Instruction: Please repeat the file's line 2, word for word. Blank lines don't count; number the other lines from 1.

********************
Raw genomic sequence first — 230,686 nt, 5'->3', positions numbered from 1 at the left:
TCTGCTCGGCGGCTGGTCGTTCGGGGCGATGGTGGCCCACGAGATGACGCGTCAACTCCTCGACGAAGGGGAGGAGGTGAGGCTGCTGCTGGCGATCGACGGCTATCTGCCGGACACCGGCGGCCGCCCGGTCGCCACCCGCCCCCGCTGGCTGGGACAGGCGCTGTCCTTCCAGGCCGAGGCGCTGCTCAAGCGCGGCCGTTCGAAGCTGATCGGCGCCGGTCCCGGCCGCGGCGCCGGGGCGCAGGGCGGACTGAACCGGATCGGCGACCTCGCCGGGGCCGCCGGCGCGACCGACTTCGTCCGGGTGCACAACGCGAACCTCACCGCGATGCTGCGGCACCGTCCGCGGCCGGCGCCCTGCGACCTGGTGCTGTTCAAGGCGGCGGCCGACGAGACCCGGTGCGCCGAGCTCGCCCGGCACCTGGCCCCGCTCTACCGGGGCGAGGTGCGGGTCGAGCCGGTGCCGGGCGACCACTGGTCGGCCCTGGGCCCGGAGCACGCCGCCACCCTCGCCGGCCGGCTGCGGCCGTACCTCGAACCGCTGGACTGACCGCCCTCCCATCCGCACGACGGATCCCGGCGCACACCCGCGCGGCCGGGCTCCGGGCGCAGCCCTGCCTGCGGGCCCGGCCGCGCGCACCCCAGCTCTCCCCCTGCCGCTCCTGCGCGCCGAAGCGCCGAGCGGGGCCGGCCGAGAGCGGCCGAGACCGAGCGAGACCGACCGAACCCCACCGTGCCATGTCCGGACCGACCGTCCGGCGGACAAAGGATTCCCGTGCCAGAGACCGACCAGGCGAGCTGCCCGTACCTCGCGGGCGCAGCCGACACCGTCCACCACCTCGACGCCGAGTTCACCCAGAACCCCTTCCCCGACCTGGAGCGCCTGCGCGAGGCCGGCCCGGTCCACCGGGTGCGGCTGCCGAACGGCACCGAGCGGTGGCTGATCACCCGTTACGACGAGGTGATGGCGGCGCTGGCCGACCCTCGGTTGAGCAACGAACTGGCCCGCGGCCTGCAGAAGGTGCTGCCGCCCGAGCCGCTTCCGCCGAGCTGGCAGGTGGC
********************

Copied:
TCTGCTCGGCGGCTGGTCGTTCGGGGCGATGGTGGCCCACGAGATGACGCGTCAACTCCTCGACGAAGGGGAGGAGGTGAGGCTGCTGCTGGCGATCGACGGCTATCTGCCGGACACCGGCGGCCGCCCGGTCGCCACCCGCCCCCGCTGGCTGGGACAGGCGCTGTCCTTCCAGGCCGAGGCGCTGCTCAAGCGCGGCCGTTCGAAGCTGATCGGCGCCGGTCCCGGCCGCGGCGCCGGGGCGCAGGGCGGACTGAACCGGATCGGCGACCTCGCCGGGGCCGCCGGCGCGACCGACTTCGTCCGGGTGCACAACGCGAACCTCACCGCGATGCTGCGGCACCGTCCGCGGCCGGCGCCCTGCGACCTGGTGCTGTTCAAGGCGGCGGCCGACGAGACCCGGTGCGCCGAGCTCGCCCGGCACCTGGCCCCGCTCTACCGGGGCGAGGTGCGGGTCGAGCCGGTGCCGGGCGACCACTGGTCGGCCCTGGGCCCGGAGCACGCCGCCACCCTCGCCGGCCGGCTGCGGCCGTACCTCGAACCGCTGGACTGACCGCCCTCCCATCCGCACGACGGATCCCGGCGCACACCCGCGCGGCCGGGCTCCGGGCGCAGCCCTGCCTGCGGGCCCGGCCGCGCGCACCCCAGCTCTCCCCCTGCCGCTCCTGCGCGCCGAAGCGCCGAGCGGGGCCGGCCGAGAGCGGCCGAGACCGAGCGAGACCGACCGAACCCCACCGTGCCATGTCCGGACCGACCGTCCGGCGGACAAAGGATTCCCGTGCCAGAGACCGACCAGGCGAGCTGCCCGTACCTCGCGGGCGCAGCCGACACCGTCCACCACCTCGACGCCGAGTTCACCCAGAACCCCTTCCCCGACCTGGAGCGCCTGCGCGAGGCCGGCCCGGTCCACCGGGTGCGGCTGCCGAACGGCACCGAGCGGTGGCTGATCACCCGTTACGACGAGGTGATGGCGGCGCTGGCCGACCCTCGGTTGAGCAACGAACTGGCCCGCGGCCTGCAGAAGGTGCTGCCGCCCGAGCCGCTTCCGCCGAGCTGGCAGGTGGC